Reviews

50 First Dates

By Garth Franklin

Adam Sandler is proving to be a bit of a chameleon, a statement which may surprise many people. The man aptly moves through frat boy macho dumb fare such as "Waterboy" and "Happy Gilmore", mainstream studio comedy like "Big Daddy" and "Anger Management", art house cinema with "Punch-Drunk Love" and the romantic date movies like "The Wedding Singer" and now this, with ease.

'Dates' reteams him with Barrymore, the two who proved a surprisingly effective combination in 98's "Wedding Singer" which is a personal fave of mine - her sheer upbeat and sweet nature mixed with his fiery manic smug attitude diffuse the bad aspects of each other's personalities to create an enchanting couple.

The romance is what this film gets right - not just the chemistry but the premise lends itself overall to a kind of sweet idea about rediscovering love everyday. Sure the setup is unbelievable but when the the couple is this disarming it's easy to go with it. Drew's condition is never made fun of or treated in a negative way, more as something inevitable which must be overcome. With its central concept of course it does become repetitive far more often than it should, which does make the movie drag out and feel far longer than it has to.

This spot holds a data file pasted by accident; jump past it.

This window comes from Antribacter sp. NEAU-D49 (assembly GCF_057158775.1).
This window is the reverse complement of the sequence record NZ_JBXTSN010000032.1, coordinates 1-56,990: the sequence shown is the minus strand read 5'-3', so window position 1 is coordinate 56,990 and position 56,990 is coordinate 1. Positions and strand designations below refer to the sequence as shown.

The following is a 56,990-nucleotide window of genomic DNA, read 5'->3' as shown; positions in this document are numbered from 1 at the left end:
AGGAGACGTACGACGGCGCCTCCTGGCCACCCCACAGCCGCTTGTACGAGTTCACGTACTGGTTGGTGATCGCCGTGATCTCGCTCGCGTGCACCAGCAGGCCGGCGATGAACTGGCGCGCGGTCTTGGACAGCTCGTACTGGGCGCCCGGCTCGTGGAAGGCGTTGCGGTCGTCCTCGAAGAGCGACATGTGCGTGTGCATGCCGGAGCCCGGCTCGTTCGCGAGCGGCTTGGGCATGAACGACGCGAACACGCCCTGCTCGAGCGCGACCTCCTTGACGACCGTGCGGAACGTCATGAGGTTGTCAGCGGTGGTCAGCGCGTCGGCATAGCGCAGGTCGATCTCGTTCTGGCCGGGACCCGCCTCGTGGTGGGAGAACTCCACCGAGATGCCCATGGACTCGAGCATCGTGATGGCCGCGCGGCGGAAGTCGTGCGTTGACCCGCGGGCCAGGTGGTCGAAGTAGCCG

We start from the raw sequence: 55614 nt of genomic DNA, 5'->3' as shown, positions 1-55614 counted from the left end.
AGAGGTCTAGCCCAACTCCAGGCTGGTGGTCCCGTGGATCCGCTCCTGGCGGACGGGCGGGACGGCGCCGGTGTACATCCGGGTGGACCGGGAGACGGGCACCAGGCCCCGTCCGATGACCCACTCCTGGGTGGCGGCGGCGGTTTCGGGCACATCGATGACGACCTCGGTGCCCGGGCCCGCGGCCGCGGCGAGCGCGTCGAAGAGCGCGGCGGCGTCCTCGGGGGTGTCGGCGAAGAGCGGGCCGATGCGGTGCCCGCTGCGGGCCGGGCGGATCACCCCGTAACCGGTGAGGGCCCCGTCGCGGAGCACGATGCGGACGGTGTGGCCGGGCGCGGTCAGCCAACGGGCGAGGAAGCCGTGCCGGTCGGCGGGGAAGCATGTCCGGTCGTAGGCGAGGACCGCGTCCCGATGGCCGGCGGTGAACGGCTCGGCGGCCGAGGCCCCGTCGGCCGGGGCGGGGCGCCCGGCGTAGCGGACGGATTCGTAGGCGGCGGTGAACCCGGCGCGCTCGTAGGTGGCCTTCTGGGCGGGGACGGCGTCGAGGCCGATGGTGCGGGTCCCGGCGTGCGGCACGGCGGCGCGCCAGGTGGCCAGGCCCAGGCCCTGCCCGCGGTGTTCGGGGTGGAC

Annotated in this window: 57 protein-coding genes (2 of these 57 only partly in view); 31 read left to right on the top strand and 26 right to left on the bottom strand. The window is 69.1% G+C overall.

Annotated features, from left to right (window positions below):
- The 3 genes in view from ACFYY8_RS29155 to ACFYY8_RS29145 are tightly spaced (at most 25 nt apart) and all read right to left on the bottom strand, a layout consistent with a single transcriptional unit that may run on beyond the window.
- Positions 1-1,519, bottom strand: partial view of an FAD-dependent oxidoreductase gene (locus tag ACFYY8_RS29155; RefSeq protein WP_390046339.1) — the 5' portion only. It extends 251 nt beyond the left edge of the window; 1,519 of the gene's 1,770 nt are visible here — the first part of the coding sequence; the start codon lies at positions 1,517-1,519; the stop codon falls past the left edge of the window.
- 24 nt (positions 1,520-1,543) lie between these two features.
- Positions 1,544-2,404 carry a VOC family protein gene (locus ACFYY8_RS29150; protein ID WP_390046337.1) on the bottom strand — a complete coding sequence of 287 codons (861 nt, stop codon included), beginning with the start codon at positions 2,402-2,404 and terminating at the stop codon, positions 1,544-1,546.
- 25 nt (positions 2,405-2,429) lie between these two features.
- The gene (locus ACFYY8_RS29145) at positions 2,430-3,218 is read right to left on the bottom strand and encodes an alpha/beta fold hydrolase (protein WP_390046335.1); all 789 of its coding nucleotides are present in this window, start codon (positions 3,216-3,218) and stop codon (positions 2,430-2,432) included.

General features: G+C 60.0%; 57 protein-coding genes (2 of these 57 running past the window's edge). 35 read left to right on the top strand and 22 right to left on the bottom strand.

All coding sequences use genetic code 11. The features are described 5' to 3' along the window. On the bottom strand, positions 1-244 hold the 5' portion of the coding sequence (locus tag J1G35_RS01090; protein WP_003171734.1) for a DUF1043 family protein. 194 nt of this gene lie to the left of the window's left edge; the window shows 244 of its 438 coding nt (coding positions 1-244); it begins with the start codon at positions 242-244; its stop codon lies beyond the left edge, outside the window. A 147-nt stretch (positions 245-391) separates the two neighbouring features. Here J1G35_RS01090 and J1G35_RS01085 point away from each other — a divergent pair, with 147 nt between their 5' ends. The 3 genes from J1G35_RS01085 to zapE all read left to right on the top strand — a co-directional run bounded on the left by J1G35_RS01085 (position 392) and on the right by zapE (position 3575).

Undercutting the film though is the return to standard Sandler comic antics and lack of genuine comedy. From Rob Schneider's insultingly bad role as a burned out Island stoner, to Astin's decent but one-joke lisping bodybuilding brother character, the humour in this keeps trying and falling flat on its face - a real shame compared with something like 'Wedding' which got both the laughs and the romance just right. Assorted cast are strong but one wishes the material had been given more of a workout and steered in a cleverer direction. One for couples but expect your heart to get a better workout than your funny bone.

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